Walker creates Free Market Health Care Office, still looking for challenges to HCR

Wisconsin Governor Scott Walker continues to define his position on health care reform. On Friday, the Governor signed an executive order creating the office of Free Market Health Care. The office will be tasked with handling the state’s response to new federal health care reform requirements.

According to the executive order, the office will be responsible for assessing the impact of the Patient Protection and Affordable Care Act (PPACA) on Wisconsin insurance markets and programs and bringing in a wide range of health care stake holders such as small business, insurers and labor unions to gather their views and recommendations for the state response. The office will also, “conditionally develop a plan for the design and implementation of a Wisconsin health benefit exchange that utilizes a free-market, consumer driven approach.” Notably, a line in the Order also requires the office to, “explore all opportunities and alternative approaches that would free Wisconsin from establishing a health benefit exchange, including federal waivers.”

This order underlines Governor Walker’s continuing dislike for health care reform legislation and its requirements for states. He used his first day in office to authorize a challenge to health care reform. In December, CivSource reported on then Governor-elect Walker’s reversal of his previous position on health care exchanges, when he indicated that the state would likely have a health benefit exchange, but he was leaving the specifics up to the legislative process. Around the same time, Walker also took the bold step of ordering then Governor Jim Doyle to stop any work on implementing measures to comply with health care reform.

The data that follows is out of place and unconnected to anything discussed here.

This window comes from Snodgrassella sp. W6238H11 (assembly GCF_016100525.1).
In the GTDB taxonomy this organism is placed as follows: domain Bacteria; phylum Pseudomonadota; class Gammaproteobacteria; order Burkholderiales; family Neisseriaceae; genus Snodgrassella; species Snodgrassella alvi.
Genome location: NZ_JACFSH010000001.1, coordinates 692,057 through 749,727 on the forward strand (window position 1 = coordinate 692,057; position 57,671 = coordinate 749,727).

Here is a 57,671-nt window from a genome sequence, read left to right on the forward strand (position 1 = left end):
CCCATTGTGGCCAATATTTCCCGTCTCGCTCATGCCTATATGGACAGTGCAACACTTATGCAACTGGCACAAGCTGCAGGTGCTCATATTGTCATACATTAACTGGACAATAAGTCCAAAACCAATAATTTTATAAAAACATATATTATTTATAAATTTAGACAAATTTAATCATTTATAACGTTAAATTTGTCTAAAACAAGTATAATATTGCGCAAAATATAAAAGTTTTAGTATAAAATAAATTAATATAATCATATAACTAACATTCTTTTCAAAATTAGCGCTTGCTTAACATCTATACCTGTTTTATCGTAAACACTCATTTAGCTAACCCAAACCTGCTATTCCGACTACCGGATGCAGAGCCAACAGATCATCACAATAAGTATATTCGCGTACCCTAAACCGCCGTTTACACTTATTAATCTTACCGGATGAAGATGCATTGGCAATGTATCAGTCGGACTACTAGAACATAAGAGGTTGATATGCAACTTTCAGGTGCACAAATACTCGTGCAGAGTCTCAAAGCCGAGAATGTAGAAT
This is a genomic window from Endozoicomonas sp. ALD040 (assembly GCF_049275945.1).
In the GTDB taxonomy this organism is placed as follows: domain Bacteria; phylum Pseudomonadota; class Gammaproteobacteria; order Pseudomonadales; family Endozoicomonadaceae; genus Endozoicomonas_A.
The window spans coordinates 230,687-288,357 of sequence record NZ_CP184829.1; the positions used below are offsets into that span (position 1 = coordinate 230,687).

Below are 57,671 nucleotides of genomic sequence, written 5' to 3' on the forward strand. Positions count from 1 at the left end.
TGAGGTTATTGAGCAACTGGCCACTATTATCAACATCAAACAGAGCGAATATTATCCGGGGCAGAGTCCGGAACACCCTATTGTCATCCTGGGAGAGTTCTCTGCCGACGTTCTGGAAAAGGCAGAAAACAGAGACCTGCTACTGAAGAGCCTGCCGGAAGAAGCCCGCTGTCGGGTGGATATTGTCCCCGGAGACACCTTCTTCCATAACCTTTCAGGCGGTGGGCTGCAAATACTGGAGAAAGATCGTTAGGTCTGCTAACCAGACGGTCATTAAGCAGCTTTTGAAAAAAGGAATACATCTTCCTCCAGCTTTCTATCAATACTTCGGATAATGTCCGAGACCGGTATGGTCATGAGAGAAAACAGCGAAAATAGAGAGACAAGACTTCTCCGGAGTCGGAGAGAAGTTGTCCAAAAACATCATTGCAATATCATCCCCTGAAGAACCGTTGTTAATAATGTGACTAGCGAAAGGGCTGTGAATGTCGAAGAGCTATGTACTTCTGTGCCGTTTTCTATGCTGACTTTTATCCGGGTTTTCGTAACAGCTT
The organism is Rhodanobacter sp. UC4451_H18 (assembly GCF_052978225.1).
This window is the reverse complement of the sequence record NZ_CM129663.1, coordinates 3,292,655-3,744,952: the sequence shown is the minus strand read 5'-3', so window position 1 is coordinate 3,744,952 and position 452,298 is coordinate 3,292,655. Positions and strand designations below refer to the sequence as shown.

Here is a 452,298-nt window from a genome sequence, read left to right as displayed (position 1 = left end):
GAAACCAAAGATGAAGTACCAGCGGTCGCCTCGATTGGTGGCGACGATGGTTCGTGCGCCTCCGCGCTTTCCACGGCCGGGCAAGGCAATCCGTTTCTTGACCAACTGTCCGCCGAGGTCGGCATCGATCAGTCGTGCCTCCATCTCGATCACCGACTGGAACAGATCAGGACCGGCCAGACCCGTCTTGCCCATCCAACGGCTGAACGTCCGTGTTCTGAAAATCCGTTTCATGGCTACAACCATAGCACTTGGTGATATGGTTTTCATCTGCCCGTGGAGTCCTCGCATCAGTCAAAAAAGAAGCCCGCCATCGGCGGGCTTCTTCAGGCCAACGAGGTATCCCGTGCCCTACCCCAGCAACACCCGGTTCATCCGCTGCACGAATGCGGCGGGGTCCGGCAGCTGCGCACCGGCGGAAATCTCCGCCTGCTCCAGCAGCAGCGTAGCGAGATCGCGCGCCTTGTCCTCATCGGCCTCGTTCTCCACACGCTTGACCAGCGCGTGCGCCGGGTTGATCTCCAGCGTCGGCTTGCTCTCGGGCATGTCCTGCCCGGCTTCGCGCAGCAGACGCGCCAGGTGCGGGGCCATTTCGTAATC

At the time, Walker didn’t have any answers for who would run the exchange but appeared to be looking closely at Utah’s model. During his campaign, Walker openly voiced his opposition to federal health care reform as well as health benefit exchanges, instead supporting free market alternatives.

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